Imagine the job interviews… “So you took 6 or 7 years to finish college, but worked like crazy to fund it so you could have the degree in your hand with zero debt?”… “That’s the kind of work ethic we need here!”… Hired!

Utilizing the Community College System. My first three years of that time period was spent in theivy techCommunity College System in Illinois. I was able to take classes that would transfer to several different Bachelor’s Degree tracks for a fraction of what it cost at a State University. I was able to live at home with parents and commute, saving room and board. I was also able to schedule classes where I could take 15 credit hours in two days a week (long days, but it worked). By doing that, I was able to work a significant number of hours at my job, allowing me to “pay as I go” as I completed the first portion of college. Things like English, Math, Literature, and Business classes all transferred to the Private University I attended. In fact, I brought in a two year degree in Business, which allowed me to only have to take one more class to fill out a Minor in Business Administration!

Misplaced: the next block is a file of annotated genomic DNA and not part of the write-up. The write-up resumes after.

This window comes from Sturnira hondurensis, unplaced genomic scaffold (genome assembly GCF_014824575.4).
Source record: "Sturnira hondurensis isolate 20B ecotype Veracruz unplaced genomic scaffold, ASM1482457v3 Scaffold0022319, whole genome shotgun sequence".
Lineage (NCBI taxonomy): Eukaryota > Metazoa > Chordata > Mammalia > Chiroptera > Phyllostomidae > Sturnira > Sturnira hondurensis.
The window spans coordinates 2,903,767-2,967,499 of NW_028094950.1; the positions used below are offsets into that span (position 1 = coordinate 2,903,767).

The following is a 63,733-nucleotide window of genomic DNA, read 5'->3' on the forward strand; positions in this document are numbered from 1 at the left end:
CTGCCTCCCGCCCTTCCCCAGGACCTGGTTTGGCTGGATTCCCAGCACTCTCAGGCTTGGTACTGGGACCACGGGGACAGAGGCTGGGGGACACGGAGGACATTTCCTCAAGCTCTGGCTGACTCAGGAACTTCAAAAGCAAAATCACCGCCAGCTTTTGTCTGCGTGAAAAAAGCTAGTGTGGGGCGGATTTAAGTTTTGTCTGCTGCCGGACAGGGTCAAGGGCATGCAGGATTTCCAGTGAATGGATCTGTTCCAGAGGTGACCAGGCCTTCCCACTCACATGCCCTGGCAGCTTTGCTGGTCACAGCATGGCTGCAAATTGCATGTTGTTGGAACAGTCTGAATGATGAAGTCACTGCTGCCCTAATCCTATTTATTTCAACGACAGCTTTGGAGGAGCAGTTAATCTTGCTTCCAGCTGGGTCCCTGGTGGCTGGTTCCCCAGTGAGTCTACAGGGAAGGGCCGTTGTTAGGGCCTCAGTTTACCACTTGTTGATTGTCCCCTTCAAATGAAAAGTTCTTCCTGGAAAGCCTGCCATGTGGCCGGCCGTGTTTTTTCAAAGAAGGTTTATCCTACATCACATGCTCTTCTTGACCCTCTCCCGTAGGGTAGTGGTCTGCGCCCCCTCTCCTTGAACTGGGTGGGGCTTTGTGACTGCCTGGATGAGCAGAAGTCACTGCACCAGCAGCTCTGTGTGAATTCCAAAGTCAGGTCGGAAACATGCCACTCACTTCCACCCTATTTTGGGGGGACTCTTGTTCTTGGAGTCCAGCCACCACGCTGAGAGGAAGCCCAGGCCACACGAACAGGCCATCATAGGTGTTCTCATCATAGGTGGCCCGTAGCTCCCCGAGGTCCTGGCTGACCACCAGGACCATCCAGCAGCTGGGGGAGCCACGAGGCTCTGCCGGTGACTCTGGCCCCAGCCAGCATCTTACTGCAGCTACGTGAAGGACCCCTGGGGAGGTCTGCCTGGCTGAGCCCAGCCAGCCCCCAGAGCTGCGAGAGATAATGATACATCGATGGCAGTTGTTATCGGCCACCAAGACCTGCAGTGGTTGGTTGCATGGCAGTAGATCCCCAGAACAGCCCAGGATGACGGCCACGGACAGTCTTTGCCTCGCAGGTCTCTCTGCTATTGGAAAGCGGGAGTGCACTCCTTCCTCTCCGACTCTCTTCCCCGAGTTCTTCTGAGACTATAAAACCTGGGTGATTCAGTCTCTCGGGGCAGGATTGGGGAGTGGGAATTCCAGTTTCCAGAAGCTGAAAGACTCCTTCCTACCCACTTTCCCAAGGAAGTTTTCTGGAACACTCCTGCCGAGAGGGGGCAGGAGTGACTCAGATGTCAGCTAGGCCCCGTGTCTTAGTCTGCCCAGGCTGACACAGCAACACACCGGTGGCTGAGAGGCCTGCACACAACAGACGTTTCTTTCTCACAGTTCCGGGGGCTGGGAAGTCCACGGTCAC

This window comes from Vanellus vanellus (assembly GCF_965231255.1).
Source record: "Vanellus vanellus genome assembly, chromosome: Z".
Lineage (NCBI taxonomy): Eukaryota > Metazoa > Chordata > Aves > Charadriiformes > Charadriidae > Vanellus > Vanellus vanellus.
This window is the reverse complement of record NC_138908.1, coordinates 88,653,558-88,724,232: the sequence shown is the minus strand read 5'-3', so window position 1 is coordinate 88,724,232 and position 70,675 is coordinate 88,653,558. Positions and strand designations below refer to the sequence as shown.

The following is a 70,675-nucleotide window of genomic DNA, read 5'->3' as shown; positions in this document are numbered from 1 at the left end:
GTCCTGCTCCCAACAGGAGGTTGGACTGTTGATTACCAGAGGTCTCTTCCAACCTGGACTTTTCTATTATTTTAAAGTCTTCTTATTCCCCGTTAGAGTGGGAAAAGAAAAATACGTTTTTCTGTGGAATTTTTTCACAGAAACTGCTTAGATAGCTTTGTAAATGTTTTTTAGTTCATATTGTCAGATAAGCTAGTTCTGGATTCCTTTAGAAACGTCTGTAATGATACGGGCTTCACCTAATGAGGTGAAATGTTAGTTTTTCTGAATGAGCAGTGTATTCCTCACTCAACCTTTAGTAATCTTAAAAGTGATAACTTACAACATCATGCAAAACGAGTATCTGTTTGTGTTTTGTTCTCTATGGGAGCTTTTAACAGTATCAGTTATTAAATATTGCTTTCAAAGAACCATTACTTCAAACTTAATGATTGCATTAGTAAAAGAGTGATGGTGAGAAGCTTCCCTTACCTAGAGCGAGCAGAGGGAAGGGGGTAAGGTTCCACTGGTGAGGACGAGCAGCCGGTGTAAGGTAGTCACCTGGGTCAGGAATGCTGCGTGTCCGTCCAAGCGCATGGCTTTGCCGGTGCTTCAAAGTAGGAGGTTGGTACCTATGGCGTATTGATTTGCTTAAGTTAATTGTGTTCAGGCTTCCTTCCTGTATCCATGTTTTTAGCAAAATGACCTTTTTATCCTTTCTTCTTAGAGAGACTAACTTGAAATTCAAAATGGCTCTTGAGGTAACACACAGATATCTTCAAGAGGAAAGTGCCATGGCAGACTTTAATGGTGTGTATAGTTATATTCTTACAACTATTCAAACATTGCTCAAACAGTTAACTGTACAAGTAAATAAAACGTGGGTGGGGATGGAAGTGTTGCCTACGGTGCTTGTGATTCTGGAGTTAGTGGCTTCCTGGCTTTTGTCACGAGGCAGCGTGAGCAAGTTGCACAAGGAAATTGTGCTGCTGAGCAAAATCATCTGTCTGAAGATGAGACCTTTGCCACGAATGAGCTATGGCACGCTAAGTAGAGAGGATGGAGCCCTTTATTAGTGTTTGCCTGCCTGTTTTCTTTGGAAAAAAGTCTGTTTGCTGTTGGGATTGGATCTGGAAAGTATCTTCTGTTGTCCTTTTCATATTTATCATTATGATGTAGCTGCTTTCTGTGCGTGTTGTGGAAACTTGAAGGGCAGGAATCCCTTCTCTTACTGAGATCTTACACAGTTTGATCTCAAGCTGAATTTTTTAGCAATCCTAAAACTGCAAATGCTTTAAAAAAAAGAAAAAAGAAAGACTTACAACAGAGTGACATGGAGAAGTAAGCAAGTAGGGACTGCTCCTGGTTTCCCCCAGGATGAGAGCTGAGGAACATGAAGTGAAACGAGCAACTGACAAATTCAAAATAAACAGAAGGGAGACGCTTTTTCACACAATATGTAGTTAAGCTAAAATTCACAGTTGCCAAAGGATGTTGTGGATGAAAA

In Indiana, they have done a great job aligning the community college with the state schools to allow the students to do a 2+2 for many majors. They take two years of community college to get general education requirements, then they go to a state university to complete specialized majors. They have made satellite learning centers all over the state. In fact, there is even one where I live in a town of 2500 people.